There is good reason to close poor ID questions. And @AJ makes a great point regarding why answering such a question is bad practice.

But what exactly is a poor ID question? @Paulie_D has a point here. This has driven me to err here a couple of times (as well as not erring by going the comment route).

  • 1
    "let's try to give the asker a possible solution that they may value like gold" - And this is even worse. Answering in comments doesn't really make a difference to answering in the answer section with regards to showing the asker that he has to work on the question in order to improve it. This is especially bad for questions so bad to be closed. It shows users that they can just smash every kind of crap on the site and still get their answer... – Napoleon Wilson Mod Feb 9 '17 at 18:32
  • ...The asker doesn't care how elaborate or valuable the answer is or if it even is a proper site-answer. All they care is hearing that movie title from you and by giving it to them irrespective of how appropriate the question is you are perpetuating the bad quality of that question and inhibit any motivation for actually improving it ever. – Napoleon Wilson Mod Feb 9 '17 at 18:32
  • @NapoleonWilson Well, maybe I'm misinterpreting John, but I thought he just meant a comment asking for more info, not answering the Q in the comments. – Walt Feb 9 '17 at 18:51
  • @Walt Hmm, that's what I first thought, until reading the bit that I quoted in my comment. – Napoleon Wilson Mod Feb 9 '17 at 18:53
  • 7
    There was an asker who asked to ID a movie because it gave her supreme joy as a child. She desperately wanted to pass that pleasure on to her young daughter. Her question was doomed to be closed. I see no reason to not answer in a way that shows it's not about rep, but about trying to help another human being. The question is going to be closed but the mother and daughter get what they want. That's all I have to say, and I rest my case. – John Feb 9 '17 at 19:26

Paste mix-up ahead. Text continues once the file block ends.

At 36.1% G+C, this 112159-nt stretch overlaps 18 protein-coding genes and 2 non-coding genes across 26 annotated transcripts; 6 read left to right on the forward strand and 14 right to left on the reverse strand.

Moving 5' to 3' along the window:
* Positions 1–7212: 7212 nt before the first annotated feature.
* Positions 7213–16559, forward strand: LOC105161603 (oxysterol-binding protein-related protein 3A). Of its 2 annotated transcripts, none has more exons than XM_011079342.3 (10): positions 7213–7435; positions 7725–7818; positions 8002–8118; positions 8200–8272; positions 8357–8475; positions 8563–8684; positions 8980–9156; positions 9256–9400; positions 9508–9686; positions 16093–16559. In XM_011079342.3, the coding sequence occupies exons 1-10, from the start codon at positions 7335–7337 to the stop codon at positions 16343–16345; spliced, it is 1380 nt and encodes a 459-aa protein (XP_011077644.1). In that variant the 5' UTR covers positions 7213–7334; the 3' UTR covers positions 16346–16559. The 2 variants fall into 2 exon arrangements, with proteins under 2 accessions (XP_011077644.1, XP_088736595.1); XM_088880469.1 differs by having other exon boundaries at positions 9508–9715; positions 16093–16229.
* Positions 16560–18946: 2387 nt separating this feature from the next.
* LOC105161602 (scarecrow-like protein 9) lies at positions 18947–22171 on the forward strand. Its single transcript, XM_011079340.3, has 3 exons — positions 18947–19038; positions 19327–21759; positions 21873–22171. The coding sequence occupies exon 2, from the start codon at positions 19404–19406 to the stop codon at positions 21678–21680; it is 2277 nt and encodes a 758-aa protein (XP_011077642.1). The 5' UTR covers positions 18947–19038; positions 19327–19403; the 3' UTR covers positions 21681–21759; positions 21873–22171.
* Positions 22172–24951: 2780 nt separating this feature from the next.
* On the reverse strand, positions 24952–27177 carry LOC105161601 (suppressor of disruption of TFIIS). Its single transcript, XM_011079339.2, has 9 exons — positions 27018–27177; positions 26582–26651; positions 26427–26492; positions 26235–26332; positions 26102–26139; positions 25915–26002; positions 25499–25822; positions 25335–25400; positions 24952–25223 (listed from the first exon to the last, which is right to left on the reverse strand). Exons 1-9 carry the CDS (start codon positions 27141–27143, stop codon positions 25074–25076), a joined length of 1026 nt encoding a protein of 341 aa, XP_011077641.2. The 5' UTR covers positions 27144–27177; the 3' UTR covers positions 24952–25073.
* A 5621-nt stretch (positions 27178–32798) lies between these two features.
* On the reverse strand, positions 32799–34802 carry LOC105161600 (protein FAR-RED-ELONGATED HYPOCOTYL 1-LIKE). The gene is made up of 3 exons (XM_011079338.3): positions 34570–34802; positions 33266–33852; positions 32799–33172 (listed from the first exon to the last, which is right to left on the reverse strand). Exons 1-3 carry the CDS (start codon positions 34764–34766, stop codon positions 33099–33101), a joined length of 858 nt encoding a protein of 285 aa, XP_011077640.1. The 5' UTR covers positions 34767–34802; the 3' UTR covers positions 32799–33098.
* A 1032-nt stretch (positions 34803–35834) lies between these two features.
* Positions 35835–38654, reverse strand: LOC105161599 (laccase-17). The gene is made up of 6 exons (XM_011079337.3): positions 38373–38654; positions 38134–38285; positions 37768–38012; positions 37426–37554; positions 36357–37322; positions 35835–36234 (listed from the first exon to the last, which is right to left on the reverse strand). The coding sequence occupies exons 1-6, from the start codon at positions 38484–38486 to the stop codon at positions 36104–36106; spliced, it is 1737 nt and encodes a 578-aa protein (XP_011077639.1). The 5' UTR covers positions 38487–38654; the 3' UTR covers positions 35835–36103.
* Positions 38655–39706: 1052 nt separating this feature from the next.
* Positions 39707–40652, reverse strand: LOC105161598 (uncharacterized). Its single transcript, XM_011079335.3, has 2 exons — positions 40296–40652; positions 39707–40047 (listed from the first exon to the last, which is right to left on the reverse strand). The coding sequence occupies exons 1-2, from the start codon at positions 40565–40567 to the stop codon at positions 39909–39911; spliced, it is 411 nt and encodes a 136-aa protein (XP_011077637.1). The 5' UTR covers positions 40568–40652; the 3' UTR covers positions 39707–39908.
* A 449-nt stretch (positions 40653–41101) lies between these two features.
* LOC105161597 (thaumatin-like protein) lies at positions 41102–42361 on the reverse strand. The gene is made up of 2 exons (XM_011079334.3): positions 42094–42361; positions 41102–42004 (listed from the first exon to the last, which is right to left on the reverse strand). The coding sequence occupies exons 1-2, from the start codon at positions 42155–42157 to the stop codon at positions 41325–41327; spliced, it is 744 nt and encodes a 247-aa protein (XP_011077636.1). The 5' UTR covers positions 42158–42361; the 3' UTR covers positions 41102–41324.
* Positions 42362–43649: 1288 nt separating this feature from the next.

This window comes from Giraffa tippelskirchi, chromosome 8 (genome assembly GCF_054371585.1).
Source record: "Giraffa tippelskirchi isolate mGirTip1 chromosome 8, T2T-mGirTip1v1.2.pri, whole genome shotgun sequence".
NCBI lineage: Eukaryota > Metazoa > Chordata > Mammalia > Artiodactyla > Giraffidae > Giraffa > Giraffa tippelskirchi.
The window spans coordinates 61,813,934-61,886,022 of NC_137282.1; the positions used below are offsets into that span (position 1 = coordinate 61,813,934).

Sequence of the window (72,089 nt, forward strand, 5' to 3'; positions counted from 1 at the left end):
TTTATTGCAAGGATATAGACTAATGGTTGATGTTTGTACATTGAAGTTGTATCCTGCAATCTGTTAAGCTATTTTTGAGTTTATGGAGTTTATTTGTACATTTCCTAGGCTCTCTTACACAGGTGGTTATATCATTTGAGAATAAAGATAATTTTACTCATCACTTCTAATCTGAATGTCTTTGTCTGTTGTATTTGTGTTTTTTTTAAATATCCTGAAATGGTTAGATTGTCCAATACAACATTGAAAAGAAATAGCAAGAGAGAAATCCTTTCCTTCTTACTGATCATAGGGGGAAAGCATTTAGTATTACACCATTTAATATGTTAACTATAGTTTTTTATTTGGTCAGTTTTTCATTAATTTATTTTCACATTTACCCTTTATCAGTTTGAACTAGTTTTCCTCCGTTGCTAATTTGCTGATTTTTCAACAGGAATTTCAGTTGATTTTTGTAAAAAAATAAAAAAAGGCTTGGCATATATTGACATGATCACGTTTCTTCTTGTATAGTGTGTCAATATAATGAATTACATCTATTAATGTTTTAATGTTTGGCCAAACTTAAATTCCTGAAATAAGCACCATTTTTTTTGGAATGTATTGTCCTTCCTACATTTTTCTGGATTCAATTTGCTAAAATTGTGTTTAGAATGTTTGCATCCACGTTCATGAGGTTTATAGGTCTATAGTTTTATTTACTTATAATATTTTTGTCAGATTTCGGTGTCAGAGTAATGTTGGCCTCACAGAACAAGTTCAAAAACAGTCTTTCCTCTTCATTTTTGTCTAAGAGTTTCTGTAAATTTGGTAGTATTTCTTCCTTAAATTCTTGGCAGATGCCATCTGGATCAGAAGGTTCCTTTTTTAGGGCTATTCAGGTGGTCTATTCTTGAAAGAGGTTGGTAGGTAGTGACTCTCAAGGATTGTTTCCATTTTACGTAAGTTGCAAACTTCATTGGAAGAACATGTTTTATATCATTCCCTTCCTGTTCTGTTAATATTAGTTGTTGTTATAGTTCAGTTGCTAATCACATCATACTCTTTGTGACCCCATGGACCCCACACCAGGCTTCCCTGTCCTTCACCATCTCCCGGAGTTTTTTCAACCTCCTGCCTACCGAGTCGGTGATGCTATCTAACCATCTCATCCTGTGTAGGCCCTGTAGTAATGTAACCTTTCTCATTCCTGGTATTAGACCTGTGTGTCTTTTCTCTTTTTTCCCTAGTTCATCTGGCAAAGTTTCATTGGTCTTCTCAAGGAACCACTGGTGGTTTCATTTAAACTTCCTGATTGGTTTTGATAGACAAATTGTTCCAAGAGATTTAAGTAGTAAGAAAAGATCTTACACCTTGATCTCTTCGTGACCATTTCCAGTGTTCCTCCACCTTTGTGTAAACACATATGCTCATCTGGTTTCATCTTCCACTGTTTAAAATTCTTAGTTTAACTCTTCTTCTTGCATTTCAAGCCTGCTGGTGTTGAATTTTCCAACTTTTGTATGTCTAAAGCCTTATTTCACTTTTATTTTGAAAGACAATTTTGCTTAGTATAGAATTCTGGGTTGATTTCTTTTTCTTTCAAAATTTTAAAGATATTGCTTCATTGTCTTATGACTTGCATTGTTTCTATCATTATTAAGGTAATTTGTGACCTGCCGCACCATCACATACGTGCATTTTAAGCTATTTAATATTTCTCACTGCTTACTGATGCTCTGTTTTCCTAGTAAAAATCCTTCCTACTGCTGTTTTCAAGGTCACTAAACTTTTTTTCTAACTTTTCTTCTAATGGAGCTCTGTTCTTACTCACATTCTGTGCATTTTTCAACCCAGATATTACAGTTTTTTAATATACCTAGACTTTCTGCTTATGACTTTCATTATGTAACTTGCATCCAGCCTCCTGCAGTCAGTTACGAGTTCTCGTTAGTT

• 1
    That's a nice sentimental story indeed. But the approach of answering closed questions in comments is still fundamentally flawed nevertheless. Of course we are helping the asker with it, but that's about the only thing we do, and at the cost of the site and its integrity. – Napoleon Wilson Mod Feb 9 '17 at 20:13
  • 1
    @NapoleonWilson It is definitely not my intention of compromising this great site's integrity, nor my own for that matter. Quite the opposite in fact. It is in my nature to always try to help. Please note that I was speaking in the future tense/sense, not the past. My opinion is to help the asker so she can read the comment while the question is in process of being closed as a poor ID question. Then it can be forgotten, deleted, etc. – John Feb 9 '17 at 21:14
  • Please also note that I have nothing but respect and awe for the present and past Mods. I have nearly finished reading the last of the Movie Meta posts, and I am thankful to have known the five of you. Additionallly, I have also noted that there appears to be the potential for a Win:Win:Win scenario (People who detest ID: People who tolerate them: New users). @AJ touched on part of that. – John Feb 9 '17 at 21:15